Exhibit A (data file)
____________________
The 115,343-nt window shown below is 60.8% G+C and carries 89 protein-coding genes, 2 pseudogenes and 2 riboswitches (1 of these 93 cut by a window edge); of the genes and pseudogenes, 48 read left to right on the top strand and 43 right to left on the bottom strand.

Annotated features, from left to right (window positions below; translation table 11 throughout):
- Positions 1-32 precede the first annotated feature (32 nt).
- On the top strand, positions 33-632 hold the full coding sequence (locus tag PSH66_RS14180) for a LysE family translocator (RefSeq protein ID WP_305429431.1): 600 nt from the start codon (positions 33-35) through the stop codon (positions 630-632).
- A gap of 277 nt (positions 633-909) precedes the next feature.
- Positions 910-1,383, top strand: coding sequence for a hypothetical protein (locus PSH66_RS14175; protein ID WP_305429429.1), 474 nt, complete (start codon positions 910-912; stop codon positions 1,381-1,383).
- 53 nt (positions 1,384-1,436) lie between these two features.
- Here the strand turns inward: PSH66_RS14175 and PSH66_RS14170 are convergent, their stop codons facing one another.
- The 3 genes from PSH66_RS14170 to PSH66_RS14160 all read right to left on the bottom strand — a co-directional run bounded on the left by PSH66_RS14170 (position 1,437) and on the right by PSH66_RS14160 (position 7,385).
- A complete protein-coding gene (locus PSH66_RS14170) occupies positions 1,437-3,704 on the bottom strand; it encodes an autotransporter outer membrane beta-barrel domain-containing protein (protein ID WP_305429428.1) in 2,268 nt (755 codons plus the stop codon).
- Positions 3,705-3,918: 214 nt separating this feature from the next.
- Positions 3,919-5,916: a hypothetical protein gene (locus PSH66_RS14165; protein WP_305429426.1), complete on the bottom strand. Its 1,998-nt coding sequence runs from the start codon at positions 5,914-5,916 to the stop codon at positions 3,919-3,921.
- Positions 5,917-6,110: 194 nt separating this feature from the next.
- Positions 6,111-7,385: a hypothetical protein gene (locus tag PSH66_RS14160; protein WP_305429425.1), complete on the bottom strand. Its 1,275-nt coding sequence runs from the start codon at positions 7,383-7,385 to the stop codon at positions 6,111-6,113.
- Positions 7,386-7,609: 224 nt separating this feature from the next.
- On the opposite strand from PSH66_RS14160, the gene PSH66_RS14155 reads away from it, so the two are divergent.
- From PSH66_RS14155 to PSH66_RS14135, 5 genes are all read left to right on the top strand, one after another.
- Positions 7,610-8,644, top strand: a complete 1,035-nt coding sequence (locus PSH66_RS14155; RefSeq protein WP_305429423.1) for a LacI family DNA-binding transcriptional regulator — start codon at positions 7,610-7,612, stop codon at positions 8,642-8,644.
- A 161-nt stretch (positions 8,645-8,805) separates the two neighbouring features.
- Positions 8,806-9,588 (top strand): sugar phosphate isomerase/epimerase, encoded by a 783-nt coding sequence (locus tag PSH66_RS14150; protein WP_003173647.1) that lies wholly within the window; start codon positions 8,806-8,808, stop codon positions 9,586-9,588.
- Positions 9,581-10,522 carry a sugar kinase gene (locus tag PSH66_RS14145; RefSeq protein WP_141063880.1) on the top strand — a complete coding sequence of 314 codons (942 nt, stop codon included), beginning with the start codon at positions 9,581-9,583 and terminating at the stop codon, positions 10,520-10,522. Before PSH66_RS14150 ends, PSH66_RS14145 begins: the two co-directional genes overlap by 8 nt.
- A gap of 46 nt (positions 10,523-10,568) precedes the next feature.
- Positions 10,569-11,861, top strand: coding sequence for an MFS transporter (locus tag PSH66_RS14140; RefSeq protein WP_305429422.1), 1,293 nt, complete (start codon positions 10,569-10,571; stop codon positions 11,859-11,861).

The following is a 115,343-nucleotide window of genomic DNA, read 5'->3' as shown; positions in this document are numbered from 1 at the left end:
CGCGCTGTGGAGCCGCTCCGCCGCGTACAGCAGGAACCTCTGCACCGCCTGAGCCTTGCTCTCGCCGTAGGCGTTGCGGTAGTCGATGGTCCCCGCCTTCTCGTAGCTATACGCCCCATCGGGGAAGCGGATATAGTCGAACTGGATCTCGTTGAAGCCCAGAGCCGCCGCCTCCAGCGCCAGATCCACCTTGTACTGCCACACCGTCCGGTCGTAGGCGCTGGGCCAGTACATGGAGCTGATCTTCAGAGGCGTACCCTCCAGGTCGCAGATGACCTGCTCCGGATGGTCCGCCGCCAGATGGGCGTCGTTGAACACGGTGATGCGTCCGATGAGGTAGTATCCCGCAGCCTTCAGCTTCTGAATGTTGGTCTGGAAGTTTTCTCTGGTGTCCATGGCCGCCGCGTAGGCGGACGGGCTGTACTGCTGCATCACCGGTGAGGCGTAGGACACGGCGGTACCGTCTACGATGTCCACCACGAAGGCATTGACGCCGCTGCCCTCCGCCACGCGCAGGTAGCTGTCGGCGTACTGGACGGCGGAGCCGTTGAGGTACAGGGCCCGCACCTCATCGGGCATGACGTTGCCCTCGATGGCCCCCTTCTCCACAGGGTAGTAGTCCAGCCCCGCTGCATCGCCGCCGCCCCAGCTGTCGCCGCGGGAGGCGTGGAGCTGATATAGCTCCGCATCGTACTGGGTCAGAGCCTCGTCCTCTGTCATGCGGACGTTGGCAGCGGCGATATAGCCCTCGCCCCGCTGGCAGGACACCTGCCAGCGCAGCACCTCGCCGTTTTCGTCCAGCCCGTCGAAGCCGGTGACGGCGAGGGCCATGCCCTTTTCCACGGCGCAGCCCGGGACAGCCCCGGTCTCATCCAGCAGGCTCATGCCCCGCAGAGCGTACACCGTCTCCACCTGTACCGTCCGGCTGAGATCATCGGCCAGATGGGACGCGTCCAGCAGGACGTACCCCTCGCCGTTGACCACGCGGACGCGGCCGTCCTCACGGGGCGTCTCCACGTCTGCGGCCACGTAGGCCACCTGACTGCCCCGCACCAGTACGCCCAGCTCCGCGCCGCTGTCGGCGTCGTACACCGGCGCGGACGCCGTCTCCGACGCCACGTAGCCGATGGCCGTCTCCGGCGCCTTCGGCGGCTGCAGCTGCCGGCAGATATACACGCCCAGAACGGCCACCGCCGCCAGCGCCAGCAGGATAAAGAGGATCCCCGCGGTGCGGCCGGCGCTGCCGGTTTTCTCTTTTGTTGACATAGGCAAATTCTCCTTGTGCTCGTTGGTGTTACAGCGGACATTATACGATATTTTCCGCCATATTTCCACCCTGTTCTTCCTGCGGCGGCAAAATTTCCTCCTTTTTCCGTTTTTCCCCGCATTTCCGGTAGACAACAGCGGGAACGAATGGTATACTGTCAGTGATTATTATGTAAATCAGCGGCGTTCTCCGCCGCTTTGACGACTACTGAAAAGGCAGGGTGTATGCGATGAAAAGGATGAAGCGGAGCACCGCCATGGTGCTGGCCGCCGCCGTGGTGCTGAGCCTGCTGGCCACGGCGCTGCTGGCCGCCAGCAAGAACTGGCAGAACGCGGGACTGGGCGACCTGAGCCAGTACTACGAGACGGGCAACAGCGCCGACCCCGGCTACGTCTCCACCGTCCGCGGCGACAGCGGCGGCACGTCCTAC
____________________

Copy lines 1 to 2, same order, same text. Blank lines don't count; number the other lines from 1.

The 115,343-nt window shown below is 60.8% G+C and carries 89 protein-coding genes, 2 pseudogenes and 2 riboswitches (1 of these 93 cut by a window edge); of the genes and pseudogenes, 48 read left to right on the top strand and 43 right to left on the bottom strand.

Annotated features, from left to right (window positions below; translation table 11 throughout):